Another reason why swordplay and drinking don't mix.


They don't? Shocked
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PostPosted: Fri Feb 16, 2007 12:18 pm    Post subject: Reply with quote
Ashigaru wrote:

Nitai to Kinana / Takamuro Kimi / seirinkogeisha
ニタイとキナナ / 高室 弓生 / 青林工芸舎

This manga chronicles the daily lives of Nitai and Kinana, a Jomon era couple. It looks pretty interesting, and filled with Jomon trivia.


This one sounds really interesting. Unfortunately I don't think it's here in the U.S....ah well such is life. Maybe someday Smile
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Obenjo Kusanosuke
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PostPosted: Fri Feb 16, 2007 2:41 pm    Post subject: Reply with quote
kitsuno wrote:
I wish I had the original Japanese comic to compare the story, artwork, color, cover etc. against.


I guess I missed this one earlier.

Kitsuno,

The US Viz books are 100% identical to the Japanese books. There is absolutely no difference, except for the languages.
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PostPosted: Fri Feb 16, 2007 2:53 pm    Post subject: Reply with quote
Obenjo Kusanosuke wrote:
kitsuno wrote:
I wish I had the original Japanese comic to compare the story, artwork, color, cover etc. against.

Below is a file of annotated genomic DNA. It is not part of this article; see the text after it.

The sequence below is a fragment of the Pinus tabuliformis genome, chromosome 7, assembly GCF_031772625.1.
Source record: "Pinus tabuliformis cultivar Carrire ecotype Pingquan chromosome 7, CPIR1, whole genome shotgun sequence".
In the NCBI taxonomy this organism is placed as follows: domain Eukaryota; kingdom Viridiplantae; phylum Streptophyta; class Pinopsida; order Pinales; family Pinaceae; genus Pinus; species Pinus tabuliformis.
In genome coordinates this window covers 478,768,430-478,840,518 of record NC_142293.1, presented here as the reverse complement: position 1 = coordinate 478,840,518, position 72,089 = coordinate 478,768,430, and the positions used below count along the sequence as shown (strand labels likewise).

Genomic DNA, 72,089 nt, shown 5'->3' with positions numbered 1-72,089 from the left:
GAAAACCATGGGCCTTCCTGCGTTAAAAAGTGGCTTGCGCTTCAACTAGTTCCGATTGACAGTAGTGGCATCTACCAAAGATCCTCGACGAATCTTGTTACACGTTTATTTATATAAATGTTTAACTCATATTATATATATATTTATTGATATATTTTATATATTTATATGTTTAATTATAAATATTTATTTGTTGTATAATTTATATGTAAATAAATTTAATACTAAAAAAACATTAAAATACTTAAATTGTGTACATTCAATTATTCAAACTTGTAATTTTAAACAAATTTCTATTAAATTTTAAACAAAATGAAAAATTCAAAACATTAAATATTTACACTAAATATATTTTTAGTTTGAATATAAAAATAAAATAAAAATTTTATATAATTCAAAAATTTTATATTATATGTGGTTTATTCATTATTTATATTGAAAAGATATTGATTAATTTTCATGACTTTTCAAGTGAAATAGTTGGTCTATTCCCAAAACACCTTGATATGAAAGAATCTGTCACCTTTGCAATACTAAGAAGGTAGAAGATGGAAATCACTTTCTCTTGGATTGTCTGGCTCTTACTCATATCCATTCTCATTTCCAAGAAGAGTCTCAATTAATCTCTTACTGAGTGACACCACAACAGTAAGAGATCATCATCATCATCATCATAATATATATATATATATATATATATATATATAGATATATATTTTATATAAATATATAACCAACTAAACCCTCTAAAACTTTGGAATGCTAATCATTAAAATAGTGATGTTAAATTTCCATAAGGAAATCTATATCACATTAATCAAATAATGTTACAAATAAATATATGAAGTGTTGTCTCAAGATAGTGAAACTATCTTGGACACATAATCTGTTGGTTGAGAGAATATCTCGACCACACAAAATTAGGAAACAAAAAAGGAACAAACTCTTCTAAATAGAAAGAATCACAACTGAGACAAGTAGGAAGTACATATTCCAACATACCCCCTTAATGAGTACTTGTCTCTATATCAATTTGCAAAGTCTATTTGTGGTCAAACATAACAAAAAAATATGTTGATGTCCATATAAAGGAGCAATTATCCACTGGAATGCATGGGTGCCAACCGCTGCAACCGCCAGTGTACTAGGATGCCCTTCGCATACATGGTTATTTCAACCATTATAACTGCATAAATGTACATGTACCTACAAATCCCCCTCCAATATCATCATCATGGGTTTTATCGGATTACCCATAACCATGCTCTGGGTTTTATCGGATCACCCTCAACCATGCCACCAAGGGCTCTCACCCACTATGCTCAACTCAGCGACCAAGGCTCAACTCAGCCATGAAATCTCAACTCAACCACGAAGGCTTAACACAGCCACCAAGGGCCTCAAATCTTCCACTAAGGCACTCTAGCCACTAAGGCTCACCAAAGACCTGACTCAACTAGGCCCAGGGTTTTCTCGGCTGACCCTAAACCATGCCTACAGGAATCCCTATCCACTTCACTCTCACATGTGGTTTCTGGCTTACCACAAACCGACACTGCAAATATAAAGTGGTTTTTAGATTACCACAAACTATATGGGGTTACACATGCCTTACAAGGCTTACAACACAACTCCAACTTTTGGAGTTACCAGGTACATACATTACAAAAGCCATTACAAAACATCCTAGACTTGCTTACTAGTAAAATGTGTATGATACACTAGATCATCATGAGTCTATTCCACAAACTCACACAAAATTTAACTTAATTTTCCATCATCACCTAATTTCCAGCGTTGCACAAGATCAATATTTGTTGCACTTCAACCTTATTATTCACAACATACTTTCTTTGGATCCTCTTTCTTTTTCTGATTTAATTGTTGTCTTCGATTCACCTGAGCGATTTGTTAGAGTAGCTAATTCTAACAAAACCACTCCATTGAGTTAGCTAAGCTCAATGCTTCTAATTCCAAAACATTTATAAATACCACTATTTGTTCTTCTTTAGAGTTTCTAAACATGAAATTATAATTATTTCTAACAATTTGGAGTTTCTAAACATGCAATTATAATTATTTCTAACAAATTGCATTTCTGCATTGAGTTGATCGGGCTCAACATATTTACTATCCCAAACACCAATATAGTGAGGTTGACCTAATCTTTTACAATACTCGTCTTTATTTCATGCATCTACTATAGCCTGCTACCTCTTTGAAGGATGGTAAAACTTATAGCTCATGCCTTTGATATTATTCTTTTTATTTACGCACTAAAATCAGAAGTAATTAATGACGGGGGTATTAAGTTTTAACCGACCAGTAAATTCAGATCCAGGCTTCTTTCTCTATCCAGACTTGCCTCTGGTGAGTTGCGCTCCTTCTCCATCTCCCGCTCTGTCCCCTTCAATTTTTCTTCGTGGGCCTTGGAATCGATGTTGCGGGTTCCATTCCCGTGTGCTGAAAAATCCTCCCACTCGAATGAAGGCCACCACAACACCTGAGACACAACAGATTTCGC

I guess I missed this one earlier.

Kitsuno,

The US Viz books are 100% identical to the Japanese books. There is absolutely no difference, except for the languages.


In that case, I don't need it in any language.
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PostPosted: Mon Feb 26, 2007 3:34 pm    Post subject: Reply with quote
Hito-kiri Ryouma / Ishikawa Masayuki / LEED
人斬り龍馬 / 石川雅之 / リード社

Hito-kiri Ryouma is a collection of four short historical manga by Ishikawa Masayuki. The first three stories take place during the Bakumatsu era, while the fourth is set in an undefined period that seems like the Sengoku era to me.

Title story Hito-kiri Ryouma is an alternate history tale that suggests that a number of deaths by seppuku officially recorded by Shinsengumi leader Kondou Isami were actually vicious assassinations committed by Sakamoto Ryouma. While the story did a good job of showing Kondou's struggle to protect the image of the Shinsengumi while Ryouma is hacking down multiple members before they're even able to draw their swords, the premise didn't affect me as much as it might've if I knew more about and had more interest in Bakumatsu history.

The second story is Nihonmatsu Shounen-tai, which is about a group of young boys (with an average age of about 12-13, even younger than the more famous Byakko-tai) put into service to defend their castle from an approaching anti-Shogunate army. Given the scenario, I expected a Byakko-tai-style tragic ending with all the kids getting wiped out, but the story took a less obvious direction and in the end it ended up being as much about the toubaku army's leader as about the kids.

Episode 3 is entitled Todokanu Yaiba, a much lower-key affair than the previous two stories. In this story a weary hired killer employed by the bakufu is ordered to murder a merchant with anti-Shogunate ties. The merchant also happens to be the father of the girl the assassin hopes to marry, complicating matters. The killer makes a difficult choice that leads to unexpected but inevitable consequences.